The Medical Historical Library recently acquired a collection of letters by John J. Cushing, one of the first homeopathic physicians in California. Cushing wrote in the 1850s to his family in Providence, Rhode Island from San Francisco, where he set up practice. The collection contains colorful anecdotes about Gold Rush era San Francisco, including some on his experiences as a doctor there.
In his letters, Cushing tells how he got barred as a homeopath from the newly formed local Medical Society on account that “the board could not regard my diploma as evidence of my medical education.” The correspondence also chronicles his efforts to maintain a practice against the fierce competition that he describes on January 31, 1855 as there were “four doctors to one patient.” Cushing eventually prospers despite difficulties in collecting his fees during money shortages, recounting gifts of gratitude and payments in kind from his patients. He reports on cases such as a 4-month convalescence from typhoid fever in 1857, and a difficult delivery of an 11lb. baby, in a letter dated January 15, 1855. His correspondence also illustrates customs and social norms of his time: for instance, he comments that people frowned upon bachelor doctors attending ladies of class.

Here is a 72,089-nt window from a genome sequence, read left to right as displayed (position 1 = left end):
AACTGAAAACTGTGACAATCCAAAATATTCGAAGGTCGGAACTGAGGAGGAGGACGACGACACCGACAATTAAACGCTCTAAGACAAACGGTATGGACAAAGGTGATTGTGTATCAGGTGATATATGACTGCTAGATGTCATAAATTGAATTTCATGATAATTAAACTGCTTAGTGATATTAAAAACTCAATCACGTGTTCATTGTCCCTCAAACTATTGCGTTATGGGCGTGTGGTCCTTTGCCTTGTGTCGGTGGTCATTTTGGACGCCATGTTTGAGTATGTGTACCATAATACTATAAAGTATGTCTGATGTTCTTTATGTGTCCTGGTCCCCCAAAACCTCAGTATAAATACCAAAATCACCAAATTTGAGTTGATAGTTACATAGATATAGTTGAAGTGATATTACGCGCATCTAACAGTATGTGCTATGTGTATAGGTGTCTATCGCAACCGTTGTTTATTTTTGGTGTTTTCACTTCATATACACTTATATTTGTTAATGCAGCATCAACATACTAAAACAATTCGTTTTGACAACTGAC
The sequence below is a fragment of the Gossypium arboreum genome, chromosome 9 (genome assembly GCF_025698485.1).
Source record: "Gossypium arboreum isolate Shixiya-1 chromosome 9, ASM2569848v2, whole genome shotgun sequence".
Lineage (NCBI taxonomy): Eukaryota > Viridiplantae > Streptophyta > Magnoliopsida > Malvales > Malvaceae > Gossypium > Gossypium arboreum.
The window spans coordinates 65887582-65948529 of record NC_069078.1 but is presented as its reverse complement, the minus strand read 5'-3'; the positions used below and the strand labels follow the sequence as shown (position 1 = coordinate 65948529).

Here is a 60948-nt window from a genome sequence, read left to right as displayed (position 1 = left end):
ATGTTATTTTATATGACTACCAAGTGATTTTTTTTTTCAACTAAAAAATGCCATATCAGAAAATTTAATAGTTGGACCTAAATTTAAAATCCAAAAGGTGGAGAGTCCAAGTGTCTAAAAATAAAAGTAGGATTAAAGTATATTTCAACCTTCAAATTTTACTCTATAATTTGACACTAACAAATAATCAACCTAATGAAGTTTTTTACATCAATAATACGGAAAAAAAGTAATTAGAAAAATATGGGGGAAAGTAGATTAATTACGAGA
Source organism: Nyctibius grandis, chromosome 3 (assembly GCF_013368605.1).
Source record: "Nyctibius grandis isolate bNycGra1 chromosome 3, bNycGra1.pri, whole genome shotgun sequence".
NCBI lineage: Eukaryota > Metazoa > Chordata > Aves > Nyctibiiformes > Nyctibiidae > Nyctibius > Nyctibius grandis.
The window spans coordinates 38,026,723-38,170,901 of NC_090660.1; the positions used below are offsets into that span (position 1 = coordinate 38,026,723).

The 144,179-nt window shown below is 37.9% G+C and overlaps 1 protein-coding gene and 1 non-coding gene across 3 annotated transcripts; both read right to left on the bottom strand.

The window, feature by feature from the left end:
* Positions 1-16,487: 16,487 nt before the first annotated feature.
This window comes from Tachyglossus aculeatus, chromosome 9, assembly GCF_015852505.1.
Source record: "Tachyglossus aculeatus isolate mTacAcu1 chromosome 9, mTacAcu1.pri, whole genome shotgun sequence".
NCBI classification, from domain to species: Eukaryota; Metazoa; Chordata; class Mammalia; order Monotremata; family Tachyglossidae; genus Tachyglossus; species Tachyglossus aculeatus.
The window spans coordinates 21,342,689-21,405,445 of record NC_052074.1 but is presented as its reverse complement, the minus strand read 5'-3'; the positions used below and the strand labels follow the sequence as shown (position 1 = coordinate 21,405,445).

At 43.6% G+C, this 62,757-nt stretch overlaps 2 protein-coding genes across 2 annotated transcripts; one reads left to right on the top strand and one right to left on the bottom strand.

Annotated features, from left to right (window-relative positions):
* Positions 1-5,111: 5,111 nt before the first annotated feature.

by Judit Balassa